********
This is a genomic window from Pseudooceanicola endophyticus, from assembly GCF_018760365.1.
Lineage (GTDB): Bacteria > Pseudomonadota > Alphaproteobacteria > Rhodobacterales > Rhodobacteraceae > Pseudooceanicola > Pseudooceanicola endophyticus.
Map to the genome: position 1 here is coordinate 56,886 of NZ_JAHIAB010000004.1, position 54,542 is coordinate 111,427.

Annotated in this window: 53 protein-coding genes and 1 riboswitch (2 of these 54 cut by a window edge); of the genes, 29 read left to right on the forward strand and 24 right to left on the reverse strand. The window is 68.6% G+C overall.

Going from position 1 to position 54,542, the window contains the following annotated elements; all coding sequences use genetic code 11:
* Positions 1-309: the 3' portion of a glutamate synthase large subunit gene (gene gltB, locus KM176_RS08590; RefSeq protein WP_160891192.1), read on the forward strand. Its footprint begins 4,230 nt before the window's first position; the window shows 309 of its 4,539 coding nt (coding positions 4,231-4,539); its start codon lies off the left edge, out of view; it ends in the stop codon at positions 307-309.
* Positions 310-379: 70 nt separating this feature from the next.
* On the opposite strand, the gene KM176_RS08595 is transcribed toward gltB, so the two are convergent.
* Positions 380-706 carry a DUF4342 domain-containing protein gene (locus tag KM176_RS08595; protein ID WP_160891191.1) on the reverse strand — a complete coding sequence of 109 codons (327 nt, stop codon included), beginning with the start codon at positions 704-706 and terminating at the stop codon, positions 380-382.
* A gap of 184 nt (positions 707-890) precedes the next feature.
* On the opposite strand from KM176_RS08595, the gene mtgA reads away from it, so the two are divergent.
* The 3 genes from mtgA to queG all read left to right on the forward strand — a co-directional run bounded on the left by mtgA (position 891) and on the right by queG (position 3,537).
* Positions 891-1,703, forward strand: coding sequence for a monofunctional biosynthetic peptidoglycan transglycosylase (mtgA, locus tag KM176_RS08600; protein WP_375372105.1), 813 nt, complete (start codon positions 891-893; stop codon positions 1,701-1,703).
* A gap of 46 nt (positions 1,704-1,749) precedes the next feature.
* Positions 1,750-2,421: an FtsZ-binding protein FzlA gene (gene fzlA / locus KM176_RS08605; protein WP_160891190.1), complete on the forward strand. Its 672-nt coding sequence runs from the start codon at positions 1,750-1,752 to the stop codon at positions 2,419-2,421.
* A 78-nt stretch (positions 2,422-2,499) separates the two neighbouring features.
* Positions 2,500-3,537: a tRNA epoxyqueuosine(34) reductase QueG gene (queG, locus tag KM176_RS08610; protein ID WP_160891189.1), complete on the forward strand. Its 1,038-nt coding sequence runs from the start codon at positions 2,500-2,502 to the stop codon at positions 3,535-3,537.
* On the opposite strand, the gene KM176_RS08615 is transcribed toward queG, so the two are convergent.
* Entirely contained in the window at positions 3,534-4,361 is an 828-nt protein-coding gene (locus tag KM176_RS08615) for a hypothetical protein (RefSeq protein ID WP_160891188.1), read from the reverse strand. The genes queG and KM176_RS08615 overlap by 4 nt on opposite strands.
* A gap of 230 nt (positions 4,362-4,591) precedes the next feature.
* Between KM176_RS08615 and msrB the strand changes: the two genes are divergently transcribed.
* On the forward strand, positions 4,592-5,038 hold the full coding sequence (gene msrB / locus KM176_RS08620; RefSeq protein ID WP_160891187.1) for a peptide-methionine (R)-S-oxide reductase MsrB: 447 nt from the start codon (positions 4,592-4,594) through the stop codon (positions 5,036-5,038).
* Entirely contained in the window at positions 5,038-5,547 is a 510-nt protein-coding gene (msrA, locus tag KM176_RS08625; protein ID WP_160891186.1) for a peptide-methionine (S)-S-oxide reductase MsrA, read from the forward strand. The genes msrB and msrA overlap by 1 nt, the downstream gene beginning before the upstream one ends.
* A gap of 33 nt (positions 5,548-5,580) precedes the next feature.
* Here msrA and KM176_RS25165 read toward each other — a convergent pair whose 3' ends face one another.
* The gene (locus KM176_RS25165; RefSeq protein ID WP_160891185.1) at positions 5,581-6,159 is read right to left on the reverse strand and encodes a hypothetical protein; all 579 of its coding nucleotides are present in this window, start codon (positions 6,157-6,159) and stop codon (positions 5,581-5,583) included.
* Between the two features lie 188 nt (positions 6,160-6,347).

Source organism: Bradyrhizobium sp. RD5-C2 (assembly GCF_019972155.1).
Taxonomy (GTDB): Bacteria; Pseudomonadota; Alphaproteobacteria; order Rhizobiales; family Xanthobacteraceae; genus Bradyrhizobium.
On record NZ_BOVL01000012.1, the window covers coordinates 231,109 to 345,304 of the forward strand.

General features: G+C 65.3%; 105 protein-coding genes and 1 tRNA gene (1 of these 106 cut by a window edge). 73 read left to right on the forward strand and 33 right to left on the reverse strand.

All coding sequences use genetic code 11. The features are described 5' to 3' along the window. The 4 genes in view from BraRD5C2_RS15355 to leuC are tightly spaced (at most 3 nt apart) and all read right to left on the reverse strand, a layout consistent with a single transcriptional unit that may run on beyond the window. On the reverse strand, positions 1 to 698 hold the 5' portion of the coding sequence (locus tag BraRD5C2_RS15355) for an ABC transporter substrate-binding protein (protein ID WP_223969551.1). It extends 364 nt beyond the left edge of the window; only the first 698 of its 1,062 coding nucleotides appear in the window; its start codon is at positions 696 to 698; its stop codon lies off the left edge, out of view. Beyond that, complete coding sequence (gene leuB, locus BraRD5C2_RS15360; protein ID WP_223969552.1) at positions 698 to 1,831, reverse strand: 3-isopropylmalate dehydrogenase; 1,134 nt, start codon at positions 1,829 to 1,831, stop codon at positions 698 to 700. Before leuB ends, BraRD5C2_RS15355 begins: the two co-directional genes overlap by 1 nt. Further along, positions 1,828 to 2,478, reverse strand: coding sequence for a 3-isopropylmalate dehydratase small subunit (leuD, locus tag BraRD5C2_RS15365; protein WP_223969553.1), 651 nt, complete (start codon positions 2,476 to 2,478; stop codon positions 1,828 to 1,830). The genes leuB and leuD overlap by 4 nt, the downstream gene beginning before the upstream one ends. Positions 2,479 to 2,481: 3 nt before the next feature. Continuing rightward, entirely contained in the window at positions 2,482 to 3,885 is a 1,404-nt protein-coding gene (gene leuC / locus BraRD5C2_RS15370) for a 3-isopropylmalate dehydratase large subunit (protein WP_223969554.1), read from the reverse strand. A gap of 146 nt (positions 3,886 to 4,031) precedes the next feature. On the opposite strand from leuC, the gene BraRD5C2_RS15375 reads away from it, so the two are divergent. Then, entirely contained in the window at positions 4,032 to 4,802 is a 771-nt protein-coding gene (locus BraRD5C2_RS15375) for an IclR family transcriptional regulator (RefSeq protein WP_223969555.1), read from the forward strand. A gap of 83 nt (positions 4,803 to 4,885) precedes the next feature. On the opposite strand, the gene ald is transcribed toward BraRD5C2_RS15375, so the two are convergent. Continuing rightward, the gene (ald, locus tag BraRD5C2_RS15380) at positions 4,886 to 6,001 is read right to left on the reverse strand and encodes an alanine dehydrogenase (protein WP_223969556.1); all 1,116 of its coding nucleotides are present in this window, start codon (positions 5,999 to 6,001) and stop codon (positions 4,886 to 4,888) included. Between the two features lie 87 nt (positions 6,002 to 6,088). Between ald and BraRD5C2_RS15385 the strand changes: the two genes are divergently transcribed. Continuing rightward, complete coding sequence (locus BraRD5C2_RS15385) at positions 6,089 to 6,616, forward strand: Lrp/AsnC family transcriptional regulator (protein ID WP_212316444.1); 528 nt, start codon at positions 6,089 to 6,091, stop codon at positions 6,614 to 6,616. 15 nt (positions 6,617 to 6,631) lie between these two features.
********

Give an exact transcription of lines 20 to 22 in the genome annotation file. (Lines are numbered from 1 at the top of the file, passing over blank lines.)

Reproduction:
* A gap of 230 nt (positions 4,362-4,591) precedes the next feature.
* Between KM176_RS08615 and msrB the strand changes: the two genes are divergently transcribed.
* On the forward strand, positions 4,592-5,038 hold the full coding sequence (gene msrB / locus KM176_RS08620; RefSeq protein ID WP_160891187.1) for a peptide-methionine (R)-S-oxide reductase MsrB: 447 nt from the start codon (positions 4,592-4,594) through the stop codon (positions 5,036-5,038).